Whether Williams exercised diligence in developing the factual basis for his claim is a close and difficult question, in no small part because he did seek an evidentiary hearing in state court. In his state postconviction petition, Williams requested a hearing, described the basis for his claim, and included an affidavit swearing to the truth of his allegations. The state appellate court recognized that the only evidence he could present of private discussions with his attorney would be his own testimony and his counsel's, and that at the pleading stage, he could be excused for failing to present an affidavit by his counsel. If J.H.’s case were the only one at issue, Williams's efforts may have been enough to show diligence. See Avila v. Richardson, 751 F.3d 534, 537 (7th Cir. 2014) (finding diligence because the petitioner “consistently presented his claim at each stage of post-conviction proceedings”); Davis v. Lambert, 388 F.3d 1052, 1061 (7th Cir. 2004) (finding diligence where a petitioner's pro se petition requested an evidentiary hearing, described the hypothetical content of testimony he wanted his counsel to present at trial, and verified his allegations with a sworn affidavit).
In the end, however, we conclude that Williams failed to show the diligence necessary to obtain an evidentiary hearing for the same reason his claim fails on the merits. Williams had to do more than allege that his trial counsel provided ineffective assistance regarding the 41-year plea offer for two cases. He had to color in that claim with information relevant to both the J.H. and S.D. cases. While we recognize the limitations a prisoner may face in filing a postconviction petition pro se, that does not explain the wholesale absence of information about S.D.’s case. As the defendant, Williams presumably knew something about the state's charges and evidence against him, his potential defenses, or at least the advice he received in connection with his plea. He could have conveyed this information in general terms, or at the very least, explained why it was omitted. Instead the Illinois Appellate Court was left with a factual void about S.D.’s case. It chose to affirm the denial of his habeas claim, and reasonably so.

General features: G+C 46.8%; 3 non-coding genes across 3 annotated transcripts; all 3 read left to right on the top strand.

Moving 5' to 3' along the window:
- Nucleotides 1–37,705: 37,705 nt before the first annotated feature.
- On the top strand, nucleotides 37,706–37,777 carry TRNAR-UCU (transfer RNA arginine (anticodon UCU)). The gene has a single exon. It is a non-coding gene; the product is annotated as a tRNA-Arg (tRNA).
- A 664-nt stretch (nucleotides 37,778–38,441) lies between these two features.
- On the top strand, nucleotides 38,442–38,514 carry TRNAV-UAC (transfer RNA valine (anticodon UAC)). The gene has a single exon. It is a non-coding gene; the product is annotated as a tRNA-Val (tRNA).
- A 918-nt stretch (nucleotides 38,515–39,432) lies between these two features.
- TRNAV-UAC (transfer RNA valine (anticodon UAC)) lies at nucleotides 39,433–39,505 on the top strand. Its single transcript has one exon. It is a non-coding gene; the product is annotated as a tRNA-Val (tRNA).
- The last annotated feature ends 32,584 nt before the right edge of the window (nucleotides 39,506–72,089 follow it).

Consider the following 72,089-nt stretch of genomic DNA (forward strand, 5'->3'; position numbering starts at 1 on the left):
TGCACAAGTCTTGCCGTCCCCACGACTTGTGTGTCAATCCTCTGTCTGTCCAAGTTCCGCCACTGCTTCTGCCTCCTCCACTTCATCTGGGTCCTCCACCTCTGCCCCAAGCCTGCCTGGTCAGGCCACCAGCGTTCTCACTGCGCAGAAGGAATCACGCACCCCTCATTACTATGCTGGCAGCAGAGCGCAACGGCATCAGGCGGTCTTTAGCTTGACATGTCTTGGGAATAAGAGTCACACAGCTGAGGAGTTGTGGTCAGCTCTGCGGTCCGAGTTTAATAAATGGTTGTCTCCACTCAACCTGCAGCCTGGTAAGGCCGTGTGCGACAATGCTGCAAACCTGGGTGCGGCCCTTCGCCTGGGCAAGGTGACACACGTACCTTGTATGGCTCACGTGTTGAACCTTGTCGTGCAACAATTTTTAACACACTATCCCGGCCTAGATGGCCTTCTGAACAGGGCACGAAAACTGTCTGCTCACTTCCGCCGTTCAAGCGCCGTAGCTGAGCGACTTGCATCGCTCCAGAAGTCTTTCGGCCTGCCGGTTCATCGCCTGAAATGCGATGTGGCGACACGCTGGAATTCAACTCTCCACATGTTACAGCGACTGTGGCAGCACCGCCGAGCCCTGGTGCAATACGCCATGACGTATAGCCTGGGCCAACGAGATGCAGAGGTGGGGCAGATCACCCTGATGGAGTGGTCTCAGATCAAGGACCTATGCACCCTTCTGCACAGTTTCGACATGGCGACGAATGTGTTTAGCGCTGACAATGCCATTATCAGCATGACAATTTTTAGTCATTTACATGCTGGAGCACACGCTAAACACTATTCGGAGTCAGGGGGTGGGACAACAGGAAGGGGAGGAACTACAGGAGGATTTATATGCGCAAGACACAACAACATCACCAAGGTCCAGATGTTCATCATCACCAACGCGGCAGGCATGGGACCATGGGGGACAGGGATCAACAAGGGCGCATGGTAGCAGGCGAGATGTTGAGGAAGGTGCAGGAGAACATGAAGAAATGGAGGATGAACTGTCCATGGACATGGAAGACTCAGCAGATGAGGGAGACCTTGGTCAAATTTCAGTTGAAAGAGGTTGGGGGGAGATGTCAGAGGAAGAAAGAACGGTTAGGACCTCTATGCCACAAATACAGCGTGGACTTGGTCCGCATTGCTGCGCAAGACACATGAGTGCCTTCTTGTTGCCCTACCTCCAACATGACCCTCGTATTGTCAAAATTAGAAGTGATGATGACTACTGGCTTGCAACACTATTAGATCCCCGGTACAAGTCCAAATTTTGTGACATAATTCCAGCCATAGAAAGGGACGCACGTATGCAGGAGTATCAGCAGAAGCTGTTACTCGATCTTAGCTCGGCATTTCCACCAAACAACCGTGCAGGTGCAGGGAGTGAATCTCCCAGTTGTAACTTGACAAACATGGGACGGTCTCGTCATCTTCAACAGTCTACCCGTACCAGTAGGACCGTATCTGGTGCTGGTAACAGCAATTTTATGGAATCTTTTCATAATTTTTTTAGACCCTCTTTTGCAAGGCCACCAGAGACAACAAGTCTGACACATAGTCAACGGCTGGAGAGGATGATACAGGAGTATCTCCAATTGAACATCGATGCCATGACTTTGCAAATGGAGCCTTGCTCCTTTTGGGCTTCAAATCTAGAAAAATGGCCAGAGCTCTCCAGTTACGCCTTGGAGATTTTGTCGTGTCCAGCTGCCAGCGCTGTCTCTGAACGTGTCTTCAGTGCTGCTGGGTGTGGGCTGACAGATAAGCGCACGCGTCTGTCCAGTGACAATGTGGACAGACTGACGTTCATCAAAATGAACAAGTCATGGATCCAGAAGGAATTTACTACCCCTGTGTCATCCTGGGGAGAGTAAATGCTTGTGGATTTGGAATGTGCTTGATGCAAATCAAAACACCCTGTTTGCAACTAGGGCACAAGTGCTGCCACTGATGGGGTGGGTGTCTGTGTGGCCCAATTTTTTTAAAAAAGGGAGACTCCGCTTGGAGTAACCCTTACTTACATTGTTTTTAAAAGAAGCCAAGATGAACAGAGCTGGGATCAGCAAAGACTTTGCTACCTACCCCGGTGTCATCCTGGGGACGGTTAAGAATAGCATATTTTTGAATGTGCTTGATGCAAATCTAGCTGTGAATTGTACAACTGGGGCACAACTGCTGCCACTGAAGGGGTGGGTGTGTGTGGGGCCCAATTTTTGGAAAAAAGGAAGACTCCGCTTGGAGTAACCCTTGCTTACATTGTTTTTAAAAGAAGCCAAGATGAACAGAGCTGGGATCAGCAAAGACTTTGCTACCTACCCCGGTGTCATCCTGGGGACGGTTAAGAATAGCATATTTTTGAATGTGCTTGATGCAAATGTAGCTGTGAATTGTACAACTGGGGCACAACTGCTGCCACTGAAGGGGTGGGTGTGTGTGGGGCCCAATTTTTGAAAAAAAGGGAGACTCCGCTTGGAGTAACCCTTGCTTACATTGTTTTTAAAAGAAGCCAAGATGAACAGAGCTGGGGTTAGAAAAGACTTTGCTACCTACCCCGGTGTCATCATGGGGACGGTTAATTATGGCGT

Looking at the same record, we cannot say that Williams satisfied the standards for receiving an evidentiary hearing in federal court. To be sure, a hearing may have helped Williams flesh out the allegations he did make—those specific to J.H.’s case. There is little doubt that he raised a serious question about the adequacy and quality of the advice he received in that case. But our inquiry is not whether a hearing would have helped Williams present evidence surrounding J.H.’s case alone. By its terms, § 2254(e)(2) focuses our inquiry on whether he was diligent in developing the factual basis for the entirety of his ineffective assistance claim. Doing so required him to provide facts about S.D.’s case as well. Properly framed, the question whether Williams is entitled to an evidentiary hearing depends on whether he exercised diligence, which he did not do. We therefore agree with the district court that Williams is entitled neither to habeas relief nor to an evidentiary hearing.
For these reasons, we AFFIRM.
Scudder, Circuit Judge.